Our weekly assembly & shine a light blog! – What a wonderful world!
We have been so lucky to have had glorious weather during the last few days and long may it continue. This week we celebrate National Gardening Week.
Hopefully, we can look at ways to stay positive, happy, and even spot the next Alan Titchmarsh or Charlie Dimmock!
Many of us will enjoy discovering their green fingers this week and we can all have a go at potting seeds or planting bulbs. The famous saying ‘you reap what you sow’ reminds me of life in general. In isolation many of us can become frustrated and have disagreements within our families. If you are angry and cross, you sometimes get it back.
Sow some kindness, you will reap it back.
Sow a smile, watch it grow.
Sow some care, you can never give enough…
You reap what you sow. If you work hard, you enjoy a lot of learning, so sow some hard work and reap the endless learning.
We enjoy the beauty of plants and flowers, but we do not see their bulbs or seeds. As people we are all like beautiful flowers. People only see what is on the outside and do not know what is in our hearts and minds. We need healthy hearts and minds on the inside to grow into beautiful people on the outside and do wonderful things.
Mrs Hart’s Top 8 Garden Greats!
Take a look at some of the craft ideas from these magnificent eight websites in today’s ‘Hello Monday assembly’ video. Thank you to you all for your wonderful, creative and inspirational ideas.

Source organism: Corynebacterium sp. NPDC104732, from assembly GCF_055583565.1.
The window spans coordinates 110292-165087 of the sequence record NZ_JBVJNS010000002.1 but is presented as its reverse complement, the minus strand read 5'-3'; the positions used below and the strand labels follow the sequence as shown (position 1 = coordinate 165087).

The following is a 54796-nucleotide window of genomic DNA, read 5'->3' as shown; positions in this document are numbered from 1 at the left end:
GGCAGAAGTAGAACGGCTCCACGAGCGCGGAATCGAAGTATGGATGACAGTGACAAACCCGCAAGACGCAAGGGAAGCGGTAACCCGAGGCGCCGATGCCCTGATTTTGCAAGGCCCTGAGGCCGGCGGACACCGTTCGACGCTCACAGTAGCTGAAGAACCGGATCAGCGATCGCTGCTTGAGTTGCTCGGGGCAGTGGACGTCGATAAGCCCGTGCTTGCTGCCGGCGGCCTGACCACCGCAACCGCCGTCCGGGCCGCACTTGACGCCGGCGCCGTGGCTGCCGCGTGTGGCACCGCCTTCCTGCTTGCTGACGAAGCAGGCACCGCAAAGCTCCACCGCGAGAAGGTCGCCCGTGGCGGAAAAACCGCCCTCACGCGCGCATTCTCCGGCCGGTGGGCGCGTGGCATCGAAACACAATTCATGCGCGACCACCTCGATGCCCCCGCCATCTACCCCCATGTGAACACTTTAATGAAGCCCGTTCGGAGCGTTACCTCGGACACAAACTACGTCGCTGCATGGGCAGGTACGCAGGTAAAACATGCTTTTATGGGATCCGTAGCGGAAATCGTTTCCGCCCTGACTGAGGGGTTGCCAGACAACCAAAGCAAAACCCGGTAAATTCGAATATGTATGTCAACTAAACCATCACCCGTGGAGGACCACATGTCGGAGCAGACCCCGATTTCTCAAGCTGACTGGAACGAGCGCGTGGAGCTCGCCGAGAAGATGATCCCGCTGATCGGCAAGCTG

darrellwakelam.co.uk - An awesome site! I highly recommend Darrell Wakelam, what an exceptionally talented artist. He makes the most extraordinary models from sticking together bits of paper and cardboard! I spotted a ‘Hungry Caterpillar’ and a ‘Cardboard Flytrap’ in amongst his outstanding collection. These can be made from paper plates, egg boxes and toilet roll tubes. An excellent way to recycle and enjoy at the same time.
www.bbc.co.uk/gardening/gardening_with_children - Scent trails, building a wormery and even keeping a pet dandelion! Lots of fun and interesting learning.
www.thespruce.com - Easy activities such as grow your own celery, pot your own garlic and grow ornamental sweet potatoes. There are plenty of mini projects that involve small containers and can be done indoors, well worth a look.
woodlandtrust.org.uk - Messy mud kitchens to cook up a classic mud pie and happy nature faces! The ‘nature’ birthday cards are special and can be made and sent with love to people you miss. I loved the idea of the fairy doors. Children can make their own special garden fairy doors from lolly sticks and dot around the garden or house.